It seems impossible.
A small, publicly traded conglomerate – one that generated only $342 million in revenue over the trailing 12 months – paid $41.9 million in “liberty checks” this year.
That distills to a $6 “liberty check” for each “liberty voucher” owned. Own a “liberty voucher,” receive a $6 “liberty check.”
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Or own 339,003 “liberty vouchers” and collect $2.03 million in “liberty checks.”
M. J. Cohen of Eau Claire, Wisconsin, owns 339,003 of the conglomerate’s “liberty vouchers.” She received $2.03 million in “liberty checks” this year.
It’s not the first time M. J. Cohen has realized a million-dollar “liberty check” payday courtesy of this conglomerate. She has realized a slew of them over the years.
M. J. Cohen has been a large holder of the conglomerate’s “liberty vouchers” since the 1980s. Coincidence or not, the conglomerate has paid “liberty checks” to its “liberty voucher” holders since the 1980s.
The amounts have trended higher over the past few years. The conglomerate paid $38.4 million in “liberty checks” last year. It paid $35.2 million in “liberty checks” in 2016.
A $5.50 “liberty check” was paid on each “liberty voucher” in 2017. A $5.05 “liberty check” was paid on each “liberty voucher” in 2016.
How much did M. J, Cohen receive?
In addition to the $2.03 million received this year, she received $1.86 million in “liberty checks” last year. She received $1.71 million the year before. We’re talking big money from a little company.
But we’re not talking velvet rope. M. J. Cohen is no heiress privy to a private transaction available only to a wealthy few. Anyone could have bought the conglomerate’s “liberty vouchers” and collected a share of its “liberty checks.”
For example, Randy L. owns 9,030 of the conglomerate’s “liberty vouchers.” He collected $54,180 in “liberty checks” this year. Richard C. owns 2,800 “liberty vouchers.” His take was $16,800.
Scores of investors collected “liberty checks” worth $600 to $3,000 by investing no more than a modest sum in the conglomerate’s “liberty vouchers.”
Did you collect your share?
I suspect not.
The conglomerate – a small-cap manufacture of appliances and ammunition – is followed by no major Wall Street firm. It operates in the shadows.
But we saw it. We search the shadows for “liberty check” issuers.
When the conglomerate declared its latest round of “liberty checks,” we immediately informed our readers. They were able to claim their share of the “liberty check” bounty.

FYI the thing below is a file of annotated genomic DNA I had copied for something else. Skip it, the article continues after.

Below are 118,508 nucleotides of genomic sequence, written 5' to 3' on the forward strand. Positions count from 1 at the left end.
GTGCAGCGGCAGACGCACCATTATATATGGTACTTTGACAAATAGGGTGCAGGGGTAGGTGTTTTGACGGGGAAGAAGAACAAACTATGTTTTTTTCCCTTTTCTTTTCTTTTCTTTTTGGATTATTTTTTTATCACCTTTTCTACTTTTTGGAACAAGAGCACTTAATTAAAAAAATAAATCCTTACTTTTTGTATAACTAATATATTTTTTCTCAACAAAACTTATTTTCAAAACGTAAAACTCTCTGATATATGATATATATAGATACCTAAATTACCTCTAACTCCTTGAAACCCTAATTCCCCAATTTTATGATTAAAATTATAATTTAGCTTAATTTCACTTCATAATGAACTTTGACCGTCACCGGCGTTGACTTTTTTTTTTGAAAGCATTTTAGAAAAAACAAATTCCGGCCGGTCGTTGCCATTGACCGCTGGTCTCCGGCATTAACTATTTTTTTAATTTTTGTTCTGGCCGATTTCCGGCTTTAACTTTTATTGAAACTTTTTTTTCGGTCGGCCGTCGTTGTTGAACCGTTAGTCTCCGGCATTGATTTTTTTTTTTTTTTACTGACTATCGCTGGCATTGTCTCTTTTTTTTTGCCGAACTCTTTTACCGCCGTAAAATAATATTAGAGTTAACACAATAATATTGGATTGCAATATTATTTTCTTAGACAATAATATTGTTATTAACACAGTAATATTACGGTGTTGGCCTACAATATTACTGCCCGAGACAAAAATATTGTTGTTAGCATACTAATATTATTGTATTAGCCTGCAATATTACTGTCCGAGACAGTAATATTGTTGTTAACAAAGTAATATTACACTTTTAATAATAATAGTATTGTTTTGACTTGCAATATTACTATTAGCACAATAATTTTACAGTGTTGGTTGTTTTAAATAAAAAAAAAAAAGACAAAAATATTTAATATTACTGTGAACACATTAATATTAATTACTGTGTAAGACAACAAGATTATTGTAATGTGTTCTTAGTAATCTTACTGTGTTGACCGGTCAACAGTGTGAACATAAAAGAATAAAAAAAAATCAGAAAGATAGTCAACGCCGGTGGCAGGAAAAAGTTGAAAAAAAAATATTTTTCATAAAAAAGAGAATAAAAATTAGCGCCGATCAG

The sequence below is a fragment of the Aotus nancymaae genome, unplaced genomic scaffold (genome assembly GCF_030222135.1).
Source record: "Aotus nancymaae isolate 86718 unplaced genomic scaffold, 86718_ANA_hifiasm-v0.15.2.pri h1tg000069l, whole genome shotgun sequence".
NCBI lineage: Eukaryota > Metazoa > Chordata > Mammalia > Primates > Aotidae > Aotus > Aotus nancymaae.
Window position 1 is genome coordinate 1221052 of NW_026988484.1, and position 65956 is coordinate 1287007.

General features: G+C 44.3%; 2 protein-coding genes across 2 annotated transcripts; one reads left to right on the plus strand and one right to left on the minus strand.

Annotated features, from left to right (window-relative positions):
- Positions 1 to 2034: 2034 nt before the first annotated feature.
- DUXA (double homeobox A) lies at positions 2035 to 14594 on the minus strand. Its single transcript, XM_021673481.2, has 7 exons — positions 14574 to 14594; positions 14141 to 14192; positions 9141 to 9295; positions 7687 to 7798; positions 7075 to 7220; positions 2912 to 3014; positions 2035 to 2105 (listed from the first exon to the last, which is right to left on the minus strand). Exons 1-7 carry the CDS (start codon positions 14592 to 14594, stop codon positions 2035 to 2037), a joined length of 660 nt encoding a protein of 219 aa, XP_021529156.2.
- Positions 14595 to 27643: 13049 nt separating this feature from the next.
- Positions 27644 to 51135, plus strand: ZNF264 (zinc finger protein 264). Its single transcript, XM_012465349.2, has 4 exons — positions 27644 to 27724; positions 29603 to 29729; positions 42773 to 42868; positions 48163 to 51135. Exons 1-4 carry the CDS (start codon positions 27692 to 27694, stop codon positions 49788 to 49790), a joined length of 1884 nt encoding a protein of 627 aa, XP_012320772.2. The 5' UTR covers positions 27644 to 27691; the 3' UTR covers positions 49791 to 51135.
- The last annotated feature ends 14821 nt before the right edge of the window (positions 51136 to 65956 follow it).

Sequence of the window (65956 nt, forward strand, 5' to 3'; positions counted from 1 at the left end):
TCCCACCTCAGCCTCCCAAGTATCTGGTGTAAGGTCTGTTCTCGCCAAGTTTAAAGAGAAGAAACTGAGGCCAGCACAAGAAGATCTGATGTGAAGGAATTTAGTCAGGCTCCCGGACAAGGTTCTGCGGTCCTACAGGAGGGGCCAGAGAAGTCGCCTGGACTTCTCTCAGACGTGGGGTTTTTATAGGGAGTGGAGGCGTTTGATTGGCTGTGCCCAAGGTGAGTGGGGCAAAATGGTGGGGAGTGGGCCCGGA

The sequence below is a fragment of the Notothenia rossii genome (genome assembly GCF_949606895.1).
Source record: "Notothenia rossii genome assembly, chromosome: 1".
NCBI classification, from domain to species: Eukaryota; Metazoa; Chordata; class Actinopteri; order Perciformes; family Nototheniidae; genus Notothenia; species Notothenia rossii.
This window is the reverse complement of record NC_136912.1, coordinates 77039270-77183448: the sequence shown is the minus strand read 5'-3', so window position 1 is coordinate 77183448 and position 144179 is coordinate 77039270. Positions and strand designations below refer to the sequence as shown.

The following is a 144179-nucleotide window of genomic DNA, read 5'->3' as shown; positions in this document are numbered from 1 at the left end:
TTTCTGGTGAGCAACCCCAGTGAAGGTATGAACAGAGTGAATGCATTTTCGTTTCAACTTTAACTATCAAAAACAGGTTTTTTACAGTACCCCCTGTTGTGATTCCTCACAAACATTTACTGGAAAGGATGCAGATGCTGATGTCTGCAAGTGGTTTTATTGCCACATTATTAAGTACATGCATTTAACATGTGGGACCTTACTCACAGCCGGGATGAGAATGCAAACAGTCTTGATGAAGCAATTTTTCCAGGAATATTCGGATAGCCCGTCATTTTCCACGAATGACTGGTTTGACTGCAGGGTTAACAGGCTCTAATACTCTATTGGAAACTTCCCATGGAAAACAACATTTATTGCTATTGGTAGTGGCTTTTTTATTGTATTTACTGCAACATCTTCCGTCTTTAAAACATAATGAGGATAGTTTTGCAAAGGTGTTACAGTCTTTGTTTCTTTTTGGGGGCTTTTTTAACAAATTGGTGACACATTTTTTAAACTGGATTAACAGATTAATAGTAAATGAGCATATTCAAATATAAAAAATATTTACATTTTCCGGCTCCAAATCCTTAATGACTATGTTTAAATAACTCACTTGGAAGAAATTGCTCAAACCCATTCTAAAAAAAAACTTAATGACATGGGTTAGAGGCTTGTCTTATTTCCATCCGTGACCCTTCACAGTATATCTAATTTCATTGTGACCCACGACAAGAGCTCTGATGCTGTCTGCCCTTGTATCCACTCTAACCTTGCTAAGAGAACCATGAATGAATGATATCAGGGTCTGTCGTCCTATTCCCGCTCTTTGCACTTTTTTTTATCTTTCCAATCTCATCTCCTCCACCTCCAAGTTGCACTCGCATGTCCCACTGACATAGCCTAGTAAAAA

Readers who acted with alacrity did even better. In addition to collecting a $6 “liberty check” for each “liberty voucher” they bought, they were able to trade their “liberty vouchers” for profit. Many of these liberty voucher investors received an additional $5.25 for each “liberty voucher” they bought and sold.
You likely missed this opportunity. You don’t have to miss the next one.
We have experience generating income and profits with “liberty checks” and “liberty vouchers.”
We’ve recommended 36 “liberty vouchers” over the past two years. The income yields generated from our recommendations have ranged from 4.0% to 41.2%. The average yield is 12.9%.
We’ve recommended trading the “liberty vouchers” to generate total returns as high as 51.1%. We’re not talking years. We’re talking months, if not weeks.
Don’t let the next “liberty voucher” opportunity pass you by. You could be one of the liberty voucher investors.
Learn how to collect income 10X the average dividend payment with “liberty checks.” Learn how to trade “liberty vouchers” for additional profit.
Get in on the opportunity for liberty voucher investors. Register to attend a free, live webinar that I will co-host today (September 13) at 12:00 EDT (noon), 9:00 PDT. Click here to reserve your spot for this event.
Don’t delay. Space is limited. You have nothing to lose except the opportunity to collect high-yield income like M.J. Cohen and other liberty voucher investors.
It seems impossible.